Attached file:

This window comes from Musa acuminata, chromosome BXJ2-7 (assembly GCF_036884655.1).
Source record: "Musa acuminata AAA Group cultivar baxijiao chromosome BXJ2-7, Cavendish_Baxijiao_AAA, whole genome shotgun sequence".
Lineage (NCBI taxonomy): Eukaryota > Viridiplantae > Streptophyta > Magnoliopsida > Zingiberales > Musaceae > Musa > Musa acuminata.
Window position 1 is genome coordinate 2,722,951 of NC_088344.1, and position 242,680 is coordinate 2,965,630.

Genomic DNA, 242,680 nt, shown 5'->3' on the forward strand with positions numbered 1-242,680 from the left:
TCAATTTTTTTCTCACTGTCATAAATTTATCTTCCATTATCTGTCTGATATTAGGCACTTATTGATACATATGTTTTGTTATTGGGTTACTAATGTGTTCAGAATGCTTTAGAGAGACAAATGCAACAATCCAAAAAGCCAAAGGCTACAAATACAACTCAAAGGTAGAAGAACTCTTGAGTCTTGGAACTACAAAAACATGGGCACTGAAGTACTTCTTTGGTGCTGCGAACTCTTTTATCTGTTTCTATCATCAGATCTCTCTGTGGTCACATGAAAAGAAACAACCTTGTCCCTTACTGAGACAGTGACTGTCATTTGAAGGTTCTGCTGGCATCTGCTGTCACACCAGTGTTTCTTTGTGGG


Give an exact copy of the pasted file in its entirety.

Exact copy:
This window comes from Musa acuminata, chromosome BXJ2-7 (assembly GCF_036884655.1).
Source record: "Musa acuminata AAA Group cultivar baxijiao chromosome BXJ2-7, Cavendish_Baxijiao_AAA, whole genome shotgun sequence".
Lineage (NCBI taxonomy): Eukaryota > Viridiplantae > Streptophyta > Magnoliopsida > Zingiberales > Musaceae > Musa > Musa acuminata.
Window position 1 is genome coordinate 2,722,951 of NC_088344.1, and position 242,680 is coordinate 2,965,630.

Genomic DNA, 242,680 nt, shown 5'->3' on the forward strand with positions numbered 1-242,680 from the left:
TCAATTTTTTTCTCACTGTCATAAATTTATCTTCCATTATCTGTCTGATATTAGGCACTTATTGATACATATGTTTTGTTATTGGGTTACTAATGTGTTCAGAATGCTTTAGAGAGACAAATGCAACAATCCAAAAAGCCAAAGGCTACAAATACAACTCAAAGGTAGAAGAACTCTTGAGTCTTGGAACTACAAAAACATGGGCACTGAAGTACTTCTTTGGTGCTGCGAACTCTTTTATCTGTTTCTATCATCAGATCTCTCTGTGGTCACATGAAAAGAAACAACCTTGTCCCTTACTGAGACAGTGACTGTCATTTGAAGGTTCTGCTGGCATCTGCTGTCACACCAGTGTTTCTTTGTGGG